When I was 17, I happened upon a book I received for my Bar Mitzvah (!) by the name of “A Vision of Vegetarianism and Peace“, written by Rabbi Avraham Yitzchak HaKohen Kook. In it, he discusses vegetarianism as a religious ideal; its origins, merits, and dangers.
Here’s the (very!) short version:
- Man was never intended to eat meat as it is immoral to derive pleasure from the suffering/death of other living creatures
- Humanity failed to live up to the high moral standards set forth by God, leading to the flood
- Man was permitted, temporarily, to eat meat for 4 reasons:
- Each “level” of creation needs to contribute its part to the gradual development and elevation of the world. In his current state, man depends – physically and emotionally – on eating meat for the world to develop.
- It is futile to try and maintain a moral standard of sensitivity towards animals while the world is filled with cruelty between humans. Humanity must first purge itself from far greater injustices before doing so towards animals.
- A prohibition to eat meat reinforces an equation between the species, legitimizing humans seeing themselves and acting no different than animals. Permission to eat meat instills the distinction between the species and therefore, an understanding that man is more than an animal, with greater expectations.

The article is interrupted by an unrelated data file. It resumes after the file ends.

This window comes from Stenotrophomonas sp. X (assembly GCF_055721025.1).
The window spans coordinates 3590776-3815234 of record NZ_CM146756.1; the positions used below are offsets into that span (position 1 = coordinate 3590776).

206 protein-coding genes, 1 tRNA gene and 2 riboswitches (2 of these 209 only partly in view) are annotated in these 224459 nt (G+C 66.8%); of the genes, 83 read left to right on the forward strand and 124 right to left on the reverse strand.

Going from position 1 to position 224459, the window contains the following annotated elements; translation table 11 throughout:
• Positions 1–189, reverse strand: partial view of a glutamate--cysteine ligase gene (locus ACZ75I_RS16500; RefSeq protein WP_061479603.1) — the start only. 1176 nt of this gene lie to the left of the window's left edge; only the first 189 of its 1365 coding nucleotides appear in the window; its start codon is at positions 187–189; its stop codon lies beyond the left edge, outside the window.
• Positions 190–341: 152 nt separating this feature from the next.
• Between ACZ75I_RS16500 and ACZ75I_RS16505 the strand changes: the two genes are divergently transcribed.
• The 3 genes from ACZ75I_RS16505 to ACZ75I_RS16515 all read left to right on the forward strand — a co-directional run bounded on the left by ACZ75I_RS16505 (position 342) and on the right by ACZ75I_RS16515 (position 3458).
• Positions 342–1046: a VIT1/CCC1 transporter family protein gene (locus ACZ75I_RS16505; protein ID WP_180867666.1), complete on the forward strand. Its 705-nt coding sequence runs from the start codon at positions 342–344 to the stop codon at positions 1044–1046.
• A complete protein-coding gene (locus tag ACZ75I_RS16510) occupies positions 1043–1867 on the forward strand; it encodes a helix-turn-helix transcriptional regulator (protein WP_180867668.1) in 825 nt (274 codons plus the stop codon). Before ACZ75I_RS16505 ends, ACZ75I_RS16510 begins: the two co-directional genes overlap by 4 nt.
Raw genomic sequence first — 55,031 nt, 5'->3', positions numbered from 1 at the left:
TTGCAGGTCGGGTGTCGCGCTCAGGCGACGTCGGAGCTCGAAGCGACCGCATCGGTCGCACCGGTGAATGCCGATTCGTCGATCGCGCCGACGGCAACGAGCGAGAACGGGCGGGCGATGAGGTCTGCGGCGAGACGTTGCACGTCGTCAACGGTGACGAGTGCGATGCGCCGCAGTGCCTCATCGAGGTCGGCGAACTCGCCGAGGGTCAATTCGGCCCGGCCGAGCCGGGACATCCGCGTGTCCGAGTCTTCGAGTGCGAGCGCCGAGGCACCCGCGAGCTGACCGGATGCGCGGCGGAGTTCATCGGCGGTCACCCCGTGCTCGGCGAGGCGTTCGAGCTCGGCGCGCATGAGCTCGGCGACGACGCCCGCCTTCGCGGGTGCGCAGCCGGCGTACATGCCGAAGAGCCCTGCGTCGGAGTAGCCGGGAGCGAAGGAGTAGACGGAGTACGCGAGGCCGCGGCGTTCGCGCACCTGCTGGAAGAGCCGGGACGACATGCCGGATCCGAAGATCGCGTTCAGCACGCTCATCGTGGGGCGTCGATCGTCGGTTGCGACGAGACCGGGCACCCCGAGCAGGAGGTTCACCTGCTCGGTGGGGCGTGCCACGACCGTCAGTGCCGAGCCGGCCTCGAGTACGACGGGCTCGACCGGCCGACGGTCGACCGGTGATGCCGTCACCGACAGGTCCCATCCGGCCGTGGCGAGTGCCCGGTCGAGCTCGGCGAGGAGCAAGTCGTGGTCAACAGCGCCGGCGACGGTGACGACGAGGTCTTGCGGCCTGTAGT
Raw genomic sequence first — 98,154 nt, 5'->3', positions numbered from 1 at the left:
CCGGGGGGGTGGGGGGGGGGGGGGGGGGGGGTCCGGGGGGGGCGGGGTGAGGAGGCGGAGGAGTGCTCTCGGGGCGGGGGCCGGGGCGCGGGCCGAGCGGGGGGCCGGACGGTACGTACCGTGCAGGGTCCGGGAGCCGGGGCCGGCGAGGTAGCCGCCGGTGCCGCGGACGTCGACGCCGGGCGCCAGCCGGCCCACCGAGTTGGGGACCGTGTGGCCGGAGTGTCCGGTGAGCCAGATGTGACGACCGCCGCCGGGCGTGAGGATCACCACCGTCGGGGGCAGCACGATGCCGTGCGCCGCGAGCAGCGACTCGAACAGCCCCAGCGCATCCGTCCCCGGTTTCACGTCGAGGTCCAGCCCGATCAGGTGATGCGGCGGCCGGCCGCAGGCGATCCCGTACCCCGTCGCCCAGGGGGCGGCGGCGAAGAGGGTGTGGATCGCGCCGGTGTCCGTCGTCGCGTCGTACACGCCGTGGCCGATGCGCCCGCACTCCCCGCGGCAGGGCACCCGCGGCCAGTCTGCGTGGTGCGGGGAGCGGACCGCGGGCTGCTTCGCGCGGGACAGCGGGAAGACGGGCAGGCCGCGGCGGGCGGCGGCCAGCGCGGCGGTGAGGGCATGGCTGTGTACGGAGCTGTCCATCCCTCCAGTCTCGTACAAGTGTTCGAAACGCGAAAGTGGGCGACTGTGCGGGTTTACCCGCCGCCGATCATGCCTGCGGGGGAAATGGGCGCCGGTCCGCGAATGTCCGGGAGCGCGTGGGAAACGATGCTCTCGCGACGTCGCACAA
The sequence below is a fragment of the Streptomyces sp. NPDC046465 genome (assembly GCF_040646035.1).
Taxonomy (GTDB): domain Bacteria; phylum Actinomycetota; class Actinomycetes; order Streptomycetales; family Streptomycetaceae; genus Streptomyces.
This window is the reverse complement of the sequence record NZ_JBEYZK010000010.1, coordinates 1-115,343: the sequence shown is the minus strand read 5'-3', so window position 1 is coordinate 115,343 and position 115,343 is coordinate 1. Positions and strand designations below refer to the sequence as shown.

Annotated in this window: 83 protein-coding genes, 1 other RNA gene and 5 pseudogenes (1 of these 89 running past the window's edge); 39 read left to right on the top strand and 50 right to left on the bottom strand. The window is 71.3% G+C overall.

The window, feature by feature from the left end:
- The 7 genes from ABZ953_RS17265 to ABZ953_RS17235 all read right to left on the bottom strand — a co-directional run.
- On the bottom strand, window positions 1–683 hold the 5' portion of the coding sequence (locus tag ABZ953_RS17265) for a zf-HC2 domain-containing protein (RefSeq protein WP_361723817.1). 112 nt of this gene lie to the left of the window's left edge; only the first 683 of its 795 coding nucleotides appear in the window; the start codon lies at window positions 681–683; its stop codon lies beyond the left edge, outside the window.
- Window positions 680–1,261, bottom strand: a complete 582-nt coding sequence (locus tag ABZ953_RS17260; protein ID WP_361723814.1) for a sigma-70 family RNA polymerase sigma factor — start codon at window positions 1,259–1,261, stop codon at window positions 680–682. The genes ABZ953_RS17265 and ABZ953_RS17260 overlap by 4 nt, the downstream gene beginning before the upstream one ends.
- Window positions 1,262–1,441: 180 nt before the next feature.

- Abstention from eating meat can create a false sense of morality which would – consciously or unconsciously – serve as an excuse for other immoralities. Eating meat serves as a “vent” for mans lower, animalistic, aggressions. Left without that “vent” people would find other, human, aggression vents, while still convinced they are moral due to their vegetarianism. (remember the stories of the vegetarian SS commanders walking their dogs through the camps?)
- The Torah’s laws pertaining to animals incorporate both aspects – allowing man the use of meat while minimizing the cruelty involved in it while forcing him realize the moral compromise it involves. By following these “balance keeping” laws, man’s sensitivity towards animals can slowly develop, alongside humanity’s general moral development, towards the day when the full ideal of vegetarianism is natural and obvious.